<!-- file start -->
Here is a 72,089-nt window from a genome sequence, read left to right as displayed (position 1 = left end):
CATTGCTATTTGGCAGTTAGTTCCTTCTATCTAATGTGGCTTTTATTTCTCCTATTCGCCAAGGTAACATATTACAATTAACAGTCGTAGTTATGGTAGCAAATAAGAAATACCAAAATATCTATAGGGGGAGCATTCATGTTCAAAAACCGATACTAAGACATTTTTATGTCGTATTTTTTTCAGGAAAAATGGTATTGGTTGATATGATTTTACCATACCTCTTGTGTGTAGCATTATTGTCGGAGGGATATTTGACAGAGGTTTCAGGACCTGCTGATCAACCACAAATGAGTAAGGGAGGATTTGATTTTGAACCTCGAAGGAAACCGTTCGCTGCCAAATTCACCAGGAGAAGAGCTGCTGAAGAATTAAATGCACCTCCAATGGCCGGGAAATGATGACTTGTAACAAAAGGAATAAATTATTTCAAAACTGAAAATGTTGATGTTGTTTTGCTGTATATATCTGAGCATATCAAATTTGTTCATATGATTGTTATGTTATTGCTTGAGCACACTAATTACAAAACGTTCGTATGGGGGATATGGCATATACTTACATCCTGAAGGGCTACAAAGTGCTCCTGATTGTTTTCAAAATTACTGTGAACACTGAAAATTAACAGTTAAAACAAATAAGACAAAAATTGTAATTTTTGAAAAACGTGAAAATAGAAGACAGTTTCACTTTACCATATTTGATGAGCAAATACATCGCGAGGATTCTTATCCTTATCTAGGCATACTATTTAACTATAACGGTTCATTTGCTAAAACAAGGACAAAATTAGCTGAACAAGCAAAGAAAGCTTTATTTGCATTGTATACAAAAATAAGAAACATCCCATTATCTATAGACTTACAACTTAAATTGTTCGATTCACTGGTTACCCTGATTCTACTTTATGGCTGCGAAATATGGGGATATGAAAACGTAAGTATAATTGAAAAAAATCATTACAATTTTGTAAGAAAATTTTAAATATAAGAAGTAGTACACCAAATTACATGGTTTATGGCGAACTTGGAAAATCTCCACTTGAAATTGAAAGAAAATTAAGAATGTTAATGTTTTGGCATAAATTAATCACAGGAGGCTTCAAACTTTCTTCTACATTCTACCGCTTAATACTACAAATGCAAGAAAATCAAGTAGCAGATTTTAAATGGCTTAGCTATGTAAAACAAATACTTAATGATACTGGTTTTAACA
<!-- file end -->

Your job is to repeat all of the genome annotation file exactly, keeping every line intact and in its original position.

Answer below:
Here is a 72,089-nt window from a genome sequence, read left to right as displayed (position 1 = left end):
CATTGCTATTTGGCAGTTAGTTCCTTCTATCTAATGTGGCTTTTATTTCTCCTATTCGCCAAGGTAACATATTACAATTAACAGTCGTAGTTATGGTAGCAAATAAGAAATACCAAAATATCTATAGGGGGAGCATTCATGTTCAAAAACCGATACTAAGACATTTTTATGTCGTATTTTTTTCAGGAAAAATGGTATTGGTTGATATGATTTTACCATACCTCTTGTGTGTAGCATTATTGTCGGAGGGATATTTGACAGAGGTTTCAGGACCTGCTGATCAACCACAAATGAGTAAGGGAGGATTTGATTTTGAACCTCGAAGGAAACCGTTCGCTGCCAAATTCACCAGGAGAAGAGCTGCTGAAGAATTAAATGCACCTCCAATGGCCGGGAAATGATGACTTGTAACAAAAGGAATAAATTATTTCAAAACTGAAAATGTTGATGTTGTTTTGCTGTATATATCTGAGCATATCAAATTTGTTCATATGATTGTTATGTTATTGCTTGAGCACACTAATTACAAAACGTTCGTATGGGGGATATGGCATATACTTACATCCTGAAGGGCTACAAAGTGCTCCTGATTGTTTTCAAAATTACTGTGAACACTGAAAATTAACAGTTAAAACAAATAAGACAAAAATTGTAATTTTTGAAAAACGTGAAAATAGAAGACAGTTTCACTTTACCATATTTGATGAGCAAATACATCGCGAGGATTCTTATCCTTATCTAGGCATACTATTTAACTATAACGGTTCATTTGCTAAAACAAGGACAAAATTAGCTGAACAAGCAAAGAAAGCTTTATTTGCATTGTATACAAAAATAAGAAACATCCCATTATCTATAGACTTACAACTTAAATTGTTCGATTCACTGGTTACCCTGATTCTACTTTATGGCTGCGAAATATGGGGATATGAAAACGTAAGTATAATTGAAAAAAATCATTACAATTTTGTAAGAAAATTTTAAATATAAGAAGTAGTACACCAAATTACATGGTTTATGGCGAACTTGGAAAATCTCCACTTGAAATTGAAAGAAAATTAAGAATGTTAATGTTTTGGCATAAATTAATCACAGGAGGCTTCAAACTTTCTTCTACATTCTACCGCTTAATACTACAAATGCAAGAAAATCAAGTAGCAGATTTTAAATGGCTTAGCTATGTAAAACAAATACTTAATGATACTGGTTTTAACA